Tag Archives: spirituality

they like jesus

but not the church...

but not the church...

I’m disturbed.

Ask anyone on the street:  What do you think about God?  What do you think about Jesus?  What do you think about Spirituality?

Then ask them:  What do you think about Christians?  The Church?  Christianity?

I’ll bet we’d find that people – from all walks of life, religious and irreligious (with the exception of Bill Maher, perhaps) – have a positive reaction to God, immensely respect Jesus, even practice some sort of Spirituality.

But Christian changes everything.  Descriptives emerge:  bigotted, intolerant, homophobic, subculture, controlling, hate.

How in the world did we change the world to the point that the world likes Jesus (at least in their limited understanding, but like him nonetheless they do) but can’t stand His followers?  Certainly there are wrong perceptions, but the fact remains that perceptions shape people’s realities.  And as Christians, we’ve given more than enough fodder for people’s negative perceptions to become reality.

The question for us is not necessarily how to change their perceptions, but how to change how we shape those perceptions.

In other words, regardless of what narrow (and I mean this positively, not negatively) beliefs we have, how can we communicate love to our world.

More importantly, how can we communicate God’s love to God’s world.

Because as much as people may like Jesus…

…Jesus likes them more.


relationship rules

I’m in the middle of yet more books for our seminary classes and these have captured my attention: Cross and Covenant (Larry Shelton), and Unbounded Love by Clark Pinnock (click here for Unbounded Love for free). These have me thinking often and deeply about atonement, resurrection, law and relationship.

So, yesterday, while I was picking up some Papa Murphy’s pizza (the best chain-pizza in the USA, by the way), I got to thinking about the story of the Rich Young Ruler (or Man, whichever translation you’re using). Basically, this guy meets up with Jesus and asks the way to salvation. So Jesus, interestingly enough (especially to Protestants) asks first about the Law of Moses – the Big 10. The guy affirms that he’s kept all the rules since he was a child. So Jesus challenges him on what seems to be his possessions – he tells the guy to sell it all and give the money to the poor. Because he was so wealthy, this guy can’t do it – he can’t keep that commandment.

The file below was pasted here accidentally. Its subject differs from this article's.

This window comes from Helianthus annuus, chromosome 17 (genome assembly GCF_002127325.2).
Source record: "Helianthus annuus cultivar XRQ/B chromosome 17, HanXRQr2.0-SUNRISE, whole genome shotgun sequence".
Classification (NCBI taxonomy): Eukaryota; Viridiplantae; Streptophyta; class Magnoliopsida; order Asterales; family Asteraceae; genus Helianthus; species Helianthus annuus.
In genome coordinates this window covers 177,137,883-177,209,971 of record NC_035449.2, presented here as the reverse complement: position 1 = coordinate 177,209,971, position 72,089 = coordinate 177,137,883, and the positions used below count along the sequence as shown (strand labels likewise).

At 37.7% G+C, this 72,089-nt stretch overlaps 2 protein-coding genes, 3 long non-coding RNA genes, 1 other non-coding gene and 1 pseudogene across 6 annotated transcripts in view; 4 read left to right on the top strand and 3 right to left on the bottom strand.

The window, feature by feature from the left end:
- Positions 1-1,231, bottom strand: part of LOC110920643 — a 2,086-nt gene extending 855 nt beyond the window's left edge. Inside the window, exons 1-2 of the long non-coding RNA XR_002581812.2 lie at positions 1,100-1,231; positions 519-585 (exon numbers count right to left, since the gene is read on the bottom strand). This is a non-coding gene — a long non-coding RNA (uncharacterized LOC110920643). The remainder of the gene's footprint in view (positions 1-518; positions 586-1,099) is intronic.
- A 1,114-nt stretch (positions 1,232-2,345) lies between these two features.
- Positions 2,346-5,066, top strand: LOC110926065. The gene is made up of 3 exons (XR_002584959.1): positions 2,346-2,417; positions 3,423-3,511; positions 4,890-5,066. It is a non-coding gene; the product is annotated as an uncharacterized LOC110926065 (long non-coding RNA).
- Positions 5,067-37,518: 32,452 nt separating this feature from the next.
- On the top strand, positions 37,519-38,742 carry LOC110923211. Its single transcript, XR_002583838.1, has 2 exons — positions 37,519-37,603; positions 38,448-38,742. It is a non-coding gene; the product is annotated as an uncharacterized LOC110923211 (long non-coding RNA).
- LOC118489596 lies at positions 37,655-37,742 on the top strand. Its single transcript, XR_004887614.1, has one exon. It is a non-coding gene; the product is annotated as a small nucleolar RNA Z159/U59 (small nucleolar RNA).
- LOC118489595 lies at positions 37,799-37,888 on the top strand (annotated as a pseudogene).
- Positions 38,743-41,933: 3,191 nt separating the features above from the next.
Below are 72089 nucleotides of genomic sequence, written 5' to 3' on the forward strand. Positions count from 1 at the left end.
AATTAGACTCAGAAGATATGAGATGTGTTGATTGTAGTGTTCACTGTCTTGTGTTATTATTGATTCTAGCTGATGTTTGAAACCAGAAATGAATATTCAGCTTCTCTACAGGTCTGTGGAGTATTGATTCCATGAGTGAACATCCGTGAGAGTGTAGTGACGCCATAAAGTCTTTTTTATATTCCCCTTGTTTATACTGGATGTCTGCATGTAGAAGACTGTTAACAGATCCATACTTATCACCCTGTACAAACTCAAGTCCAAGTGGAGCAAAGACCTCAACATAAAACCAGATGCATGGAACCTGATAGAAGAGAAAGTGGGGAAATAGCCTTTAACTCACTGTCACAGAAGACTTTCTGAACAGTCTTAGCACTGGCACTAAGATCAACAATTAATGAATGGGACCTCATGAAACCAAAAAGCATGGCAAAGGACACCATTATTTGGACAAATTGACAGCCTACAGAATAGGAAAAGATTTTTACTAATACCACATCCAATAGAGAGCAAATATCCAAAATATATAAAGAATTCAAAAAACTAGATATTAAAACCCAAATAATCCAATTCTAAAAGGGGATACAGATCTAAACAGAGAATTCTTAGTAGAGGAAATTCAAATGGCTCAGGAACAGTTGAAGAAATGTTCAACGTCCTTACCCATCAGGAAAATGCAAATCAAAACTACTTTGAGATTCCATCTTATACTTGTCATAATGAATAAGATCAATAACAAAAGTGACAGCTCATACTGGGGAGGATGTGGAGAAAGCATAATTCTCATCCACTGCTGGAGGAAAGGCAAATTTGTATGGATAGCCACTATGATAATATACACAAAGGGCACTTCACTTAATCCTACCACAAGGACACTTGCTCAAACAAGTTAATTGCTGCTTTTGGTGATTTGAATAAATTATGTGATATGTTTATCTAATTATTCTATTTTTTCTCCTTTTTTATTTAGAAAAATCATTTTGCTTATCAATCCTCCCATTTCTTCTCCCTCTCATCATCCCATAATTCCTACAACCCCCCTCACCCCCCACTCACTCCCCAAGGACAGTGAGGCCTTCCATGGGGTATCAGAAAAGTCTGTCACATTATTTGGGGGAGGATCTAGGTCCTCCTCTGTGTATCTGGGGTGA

So, what got me thinking was that I’ve always looked at that story as the story of a selfish man, someone who couldn’t live without wealth. And the writer of the account seems to agree: this guy went away saddened because he had much wealth. Then Jesus says, “It’s hard for a rich person to enter the Kingdom.” All signs seem to point to money being the problem.

And it certainly was part of the problem. But the real problem, I think, was relationship.

This wealthy guy thought he had a good grasp on knowing God; his relationship was based on loving and keeping laws, rules, obligations. Unfortunately laws, rules and obligations can’t love you back. After Jesus sufficiently understood that this guy was tip-top in the guy’s own estimation of relationship with God, Jesus challenges him on his relationship with others.

He had the super-spiritual side down pat.

Yet, that spirituality did not move him to love his neighbor.

This guy’s knowledge of God was proven deficient; the laws he kept did not lead him into a relationship with others. And if religiously keeping holy laws didn’t lead him to love his neighbor, how then could they lead him anywhere near a relationship with God?

Keeping the rules didn’t change him.

His deep beliefs about God didn’t change him.

What does this say about us? Many of us (including myself) are bent on following rules to the “T”, trying to convince God that we mean business. We’re serious about this God-thing. That’s what we’re trying to prove.

But the fact is this: we prove the extent to which we know God not by the morality we claim or the laws we keep, but by the relationships we have with others.